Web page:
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Downing Street denies Boris Johnson and Carrie caught ‘in flagrante’

Allegations are ‘sordid and untrue’, according to source

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Aides blocked a bid by Boris Johnson to make Carrie Symonds his chief of staff. Photo: Daniel Leal

Aides blocked a bid by Boris Johnson to make Carrie Symonds his chief of staff. Photo: Daniel Leal

Northern Ireland minister Conor Burns raised concerns with colleagues after walking in on the couple in 2018, before their relationship was public. Photo: Liam McBurney

Northern Ireland minister Conor Burns raised concerns with colleagues after walking in on the couple in 2018, before their relationship was public. Photo: Liam McBurney

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Aides blocked a bid by Boris Johnson to make Carrie Symonds his chief of staff. Photo: Daniel Leal

Boris Johnson and his then girlfriend Carrie Symonds were not caught “in flagrante” when a government minister walked in on them in Mr Johnson’s Commons office as foreign secretary, Downing Street has told The Independent.

A senior No 10 source attacked “sordid and untrue” reports of the alleged incident that have surfaced in recent days. The source said Northern Ireland minister Conor Burns, who raised concerns with colleagues after walking in on the couple in 2018, before their relationship was public, is “adamant that nothing remotely physical was going on”.

They were not found “in physical contact” by Mr Burns, stated the No 10 source, who said they had discussed the matter at length with him. Asked if Mr Johnson had been questioned about the matter, the source said: “No, it’s not why he was elected prime minister. It’s neither here nor there.”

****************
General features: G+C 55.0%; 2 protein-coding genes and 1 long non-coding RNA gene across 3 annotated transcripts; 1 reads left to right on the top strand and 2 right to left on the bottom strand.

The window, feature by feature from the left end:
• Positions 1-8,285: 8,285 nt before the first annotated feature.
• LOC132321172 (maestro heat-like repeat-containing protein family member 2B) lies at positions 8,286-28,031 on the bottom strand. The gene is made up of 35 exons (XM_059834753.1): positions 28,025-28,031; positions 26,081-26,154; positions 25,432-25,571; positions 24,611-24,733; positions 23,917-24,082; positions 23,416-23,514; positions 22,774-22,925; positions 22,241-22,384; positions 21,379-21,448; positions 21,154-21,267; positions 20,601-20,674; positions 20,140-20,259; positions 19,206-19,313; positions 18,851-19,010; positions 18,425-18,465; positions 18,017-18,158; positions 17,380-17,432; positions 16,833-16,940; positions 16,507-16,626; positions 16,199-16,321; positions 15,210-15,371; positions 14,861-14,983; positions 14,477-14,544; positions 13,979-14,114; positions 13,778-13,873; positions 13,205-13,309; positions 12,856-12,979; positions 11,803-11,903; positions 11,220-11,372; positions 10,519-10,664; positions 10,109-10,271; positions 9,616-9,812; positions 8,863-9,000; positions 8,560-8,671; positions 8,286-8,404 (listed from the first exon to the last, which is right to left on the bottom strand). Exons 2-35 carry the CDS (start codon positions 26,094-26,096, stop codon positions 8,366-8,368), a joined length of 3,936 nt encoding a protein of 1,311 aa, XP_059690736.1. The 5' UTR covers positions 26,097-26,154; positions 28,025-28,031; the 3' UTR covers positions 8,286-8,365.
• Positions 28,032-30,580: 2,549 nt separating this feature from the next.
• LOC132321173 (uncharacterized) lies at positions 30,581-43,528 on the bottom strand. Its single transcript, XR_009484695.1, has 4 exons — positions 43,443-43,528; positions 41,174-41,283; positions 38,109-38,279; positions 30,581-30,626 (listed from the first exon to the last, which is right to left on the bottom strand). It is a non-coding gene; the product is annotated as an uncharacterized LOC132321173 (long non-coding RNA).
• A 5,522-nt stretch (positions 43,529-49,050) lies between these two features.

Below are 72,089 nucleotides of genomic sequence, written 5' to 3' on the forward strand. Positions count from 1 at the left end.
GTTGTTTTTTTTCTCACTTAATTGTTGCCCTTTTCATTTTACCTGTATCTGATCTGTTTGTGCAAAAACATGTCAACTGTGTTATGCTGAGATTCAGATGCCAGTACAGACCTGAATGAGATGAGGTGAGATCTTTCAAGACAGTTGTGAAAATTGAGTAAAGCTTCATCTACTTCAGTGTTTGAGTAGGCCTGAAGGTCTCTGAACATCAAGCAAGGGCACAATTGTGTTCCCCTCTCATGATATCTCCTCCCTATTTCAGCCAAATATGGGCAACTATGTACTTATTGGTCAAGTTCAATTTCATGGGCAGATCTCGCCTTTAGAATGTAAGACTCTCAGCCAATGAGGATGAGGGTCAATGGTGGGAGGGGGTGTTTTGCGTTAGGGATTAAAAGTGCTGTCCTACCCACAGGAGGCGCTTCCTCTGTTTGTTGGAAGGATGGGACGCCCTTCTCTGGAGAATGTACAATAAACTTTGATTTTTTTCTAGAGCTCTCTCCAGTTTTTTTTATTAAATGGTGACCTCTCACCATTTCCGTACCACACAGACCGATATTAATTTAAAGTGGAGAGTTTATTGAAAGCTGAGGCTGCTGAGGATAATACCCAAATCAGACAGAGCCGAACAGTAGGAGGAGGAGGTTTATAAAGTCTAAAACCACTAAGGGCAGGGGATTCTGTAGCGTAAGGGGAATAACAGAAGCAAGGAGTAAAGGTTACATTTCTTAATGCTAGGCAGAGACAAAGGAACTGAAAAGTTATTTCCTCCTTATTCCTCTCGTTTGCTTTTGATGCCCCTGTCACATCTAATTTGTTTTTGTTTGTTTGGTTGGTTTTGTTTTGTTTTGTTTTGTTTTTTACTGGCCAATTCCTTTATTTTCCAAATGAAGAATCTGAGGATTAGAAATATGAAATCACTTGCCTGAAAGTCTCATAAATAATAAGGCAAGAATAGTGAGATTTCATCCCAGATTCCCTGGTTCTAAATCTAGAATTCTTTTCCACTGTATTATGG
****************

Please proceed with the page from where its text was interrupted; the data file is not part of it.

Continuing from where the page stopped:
Put to the individual that Mr Johnson’s private conduct as foreign secretary in his official parliamentary office was a legitimate matter of public interest, the Downing Street source said: “Conor has said it’s not true. They are mad old questions about a non-event many years ago before Boris got to Downing Street.”

The Independent revealed on Friday that Mr Burns was the mystery MP who walked in on Mr Johnson and Ms Symonds. Mr Burns “flagged up” the couple’s relationship to Foreign Office officials after finding them “having a glass of wine together” alone because he had a “sixth sense” that their relationship was “one to watch”, Downing Street said on Friday.

A second source said that Mr Burns, one of Mr Johnson’s most loyal supporters, was “seriously shaken” after stumbling on Mr Johnson and Ms Symonds unannounced.

At the time, he was Mr Johnson’s parliamentary private secretary – “Boris’s bag carrier” as he lightheartedly referred to himself – with free access to him.

“He [Burns] wanted to know what to do about it,” said the source. “His only concern was to protect Boris. He is devoted to him.”

It has been previously reported that Mr Burns raised the issue with fellow Foreign Office aide Ben Gascoigne, who is now No 10 deputy chief of staff.

Alerted to concerns that Mr Johnson was having an extramarital relationship with Ms Symonds, Mr Gascoigne and other aides blocked a bid by Mr Johnson to appoint Ms Symonds as his £100,000-a-year Foreign Office chief of staff.

They also discussed fears that it could expose foreign secretary Mr Johnson to the risk of blackmail if the information fell into the hands of Britain’s enemies.

He [Mr Burns] thought it was something he needed to flag up. It was about a sixth sense that this was one to watch

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A source said: “After Conor saw them together in his office, Boris’s staff knew it could be dangerous if the wrong people found out.

"They decided his private life was his own business but stopped him making her [Carrie] his chief of staff because it would have increased his exposure.”

The relationship was made public several months later in 2018 after Mr Johnson’s separation from his second wife Marina, was announced.

At the time of the incident witnessed by Mr Burns, Ms Symonds was the Tory party’s head of communications. She left that post in the summer of 2018 after allegations that she had abused her expenses.

The claim that Mr Johnson and Ms Symonds were found in a “compromising situation” was first made in a biography of Carrie Johnson by Tory Michael Ashcroft earlier this year.

On Friday, Downing Street confirmed that an incident occurred. The source said: “Conor did walk in on them. He saw two people sitting having a glass of wine whereby [one] may have concluded where the relationship was heading. He did not interrupt anything.” (©Independent News Media).



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